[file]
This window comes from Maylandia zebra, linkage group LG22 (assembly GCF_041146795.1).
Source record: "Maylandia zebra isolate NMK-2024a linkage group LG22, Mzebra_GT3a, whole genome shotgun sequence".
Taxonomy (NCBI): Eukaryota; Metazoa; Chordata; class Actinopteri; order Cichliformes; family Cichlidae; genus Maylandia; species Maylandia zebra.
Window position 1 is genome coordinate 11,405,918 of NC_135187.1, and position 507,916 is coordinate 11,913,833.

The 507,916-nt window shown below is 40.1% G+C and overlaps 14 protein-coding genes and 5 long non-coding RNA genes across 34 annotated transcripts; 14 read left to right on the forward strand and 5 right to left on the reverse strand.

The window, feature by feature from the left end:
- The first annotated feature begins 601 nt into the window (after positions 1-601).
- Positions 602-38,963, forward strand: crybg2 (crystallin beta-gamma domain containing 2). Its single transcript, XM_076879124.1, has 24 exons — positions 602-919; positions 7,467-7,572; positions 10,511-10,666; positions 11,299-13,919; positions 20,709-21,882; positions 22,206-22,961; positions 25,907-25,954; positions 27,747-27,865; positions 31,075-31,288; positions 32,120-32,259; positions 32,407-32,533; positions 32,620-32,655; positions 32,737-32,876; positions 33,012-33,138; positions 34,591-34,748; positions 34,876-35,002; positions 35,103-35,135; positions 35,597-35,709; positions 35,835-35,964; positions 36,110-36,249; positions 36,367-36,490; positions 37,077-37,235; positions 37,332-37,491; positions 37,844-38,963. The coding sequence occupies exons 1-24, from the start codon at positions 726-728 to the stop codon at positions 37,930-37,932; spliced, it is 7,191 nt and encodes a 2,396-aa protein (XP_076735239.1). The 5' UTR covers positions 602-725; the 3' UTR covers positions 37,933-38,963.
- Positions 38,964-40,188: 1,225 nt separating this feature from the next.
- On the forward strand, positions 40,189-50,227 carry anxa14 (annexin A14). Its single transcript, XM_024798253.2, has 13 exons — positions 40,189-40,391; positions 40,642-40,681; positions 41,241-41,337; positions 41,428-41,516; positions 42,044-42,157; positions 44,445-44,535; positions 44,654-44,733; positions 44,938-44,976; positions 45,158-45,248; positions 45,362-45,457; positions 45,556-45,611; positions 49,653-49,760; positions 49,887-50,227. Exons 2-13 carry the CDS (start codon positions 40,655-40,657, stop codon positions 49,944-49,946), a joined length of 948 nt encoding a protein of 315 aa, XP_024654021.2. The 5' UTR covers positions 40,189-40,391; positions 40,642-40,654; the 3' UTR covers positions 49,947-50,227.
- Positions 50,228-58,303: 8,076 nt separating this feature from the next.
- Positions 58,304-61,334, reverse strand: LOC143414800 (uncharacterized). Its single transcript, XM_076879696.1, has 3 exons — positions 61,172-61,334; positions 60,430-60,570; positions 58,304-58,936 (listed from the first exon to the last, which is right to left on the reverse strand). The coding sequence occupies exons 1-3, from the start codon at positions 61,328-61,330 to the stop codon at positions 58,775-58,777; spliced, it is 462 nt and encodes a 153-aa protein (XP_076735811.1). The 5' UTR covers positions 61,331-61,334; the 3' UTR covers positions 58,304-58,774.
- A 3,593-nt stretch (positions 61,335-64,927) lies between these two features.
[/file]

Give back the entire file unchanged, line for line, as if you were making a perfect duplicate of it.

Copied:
This window comes from Maylandia zebra, linkage group LG22 (assembly GCF_041146795.1).
Source record: "Maylandia zebra isolate NMK-2024a linkage group LG22, Mzebra_GT3a, whole genome shotgun sequence".
Taxonomy (NCBI): Eukaryota; Metazoa; Chordata; class Actinopteri; order Cichliformes; family Cichlidae; genus Maylandia; species Maylandia zebra.
Window position 1 is genome coordinate 11,405,918 of NC_135187.1, and position 507,916 is coordinate 11,913,833.

The 507,916-nt window shown below is 40.1% G+C and overlaps 14 protein-coding genes and 5 long non-coding RNA genes across 34 annotated transcripts; 14 read left to right on the forward strand and 5 right to left on the reverse strand.

The window, feature by feature from the left end:
- The first annotated feature begins 601 nt into the window (after positions 1-601).
- Positions 602-38,963, forward strand: crybg2 (crystallin beta-gamma domain containing 2). Its single transcript, XM_076879124.1, has 24 exons — positions 602-919; positions 7,467-7,572; positions 10,511-10,666; positions 11,299-13,919; positions 20,709-21,882; positions 22,206-22,961; positions 25,907-25,954; positions 27,747-27,865; positions 31,075-31,288; positions 32,120-32,259; positions 32,407-32,533; positions 32,620-32,655; positions 32,737-32,876; positions 33,012-33,138; positions 34,591-34,748; positions 34,876-35,002; positions 35,103-35,135; positions 35,597-35,709; positions 35,835-35,964; positions 36,110-36,249; positions 36,367-36,490; positions 37,077-37,235; positions 37,332-37,491; positions 37,844-38,963. The coding sequence occupies exons 1-24, from the start codon at positions 726-728 to the stop codon at positions 37,930-37,932; spliced, it is 7,191 nt and encodes a 2,396-aa protein (XP_076735239.1). The 5' UTR covers positions 602-725; the 3' UTR covers positions 37,933-38,963.
- Positions 38,964-40,188: 1,225 nt separating this feature from the next.
- On the forward strand, positions 40,189-50,227 carry anxa14 (annexin A14). Its single transcript, XM_024798253.2, has 13 exons — positions 40,189-40,391; positions 40,642-40,681; positions 41,241-41,337; positions 41,428-41,516; positions 42,044-42,157; positions 44,445-44,535; positions 44,654-44,733; positions 44,938-44,976; positions 45,158-45,248; positions 45,362-45,457; positions 45,556-45,611; positions 49,653-49,760; positions 49,887-50,227. Exons 2-13 carry the CDS (start codon positions 40,655-40,657, stop codon positions 49,944-49,946), a joined length of 948 nt encoding a protein of 315 aa, XP_024654021.2. The 5' UTR covers positions 40,189-40,391; positions 40,642-40,654; the 3' UTR covers positions 49,947-50,227.
- Positions 50,228-58,303: 8,076 nt separating this feature from the next.
- Positions 58,304-61,334, reverse strand: LOC143414800 (uncharacterized). Its single transcript, XM_076879696.1, has 3 exons — positions 61,172-61,334; positions 60,430-60,570; positions 58,304-58,936 (listed from the first exon to the last, which is right to left on the reverse strand). The coding sequence occupies exons 1-3, from the start codon at positions 61,328-61,330 to the stop codon at positions 58,775-58,777; spliced, it is 462 nt and encodes a 153-aa protein (XP_076735811.1). The 5' UTR covers positions 61,331-61,334; the 3' UTR covers positions 58,304-58,774.
- A 3,593-nt stretch (positions 61,335-64,927) lies between these two features.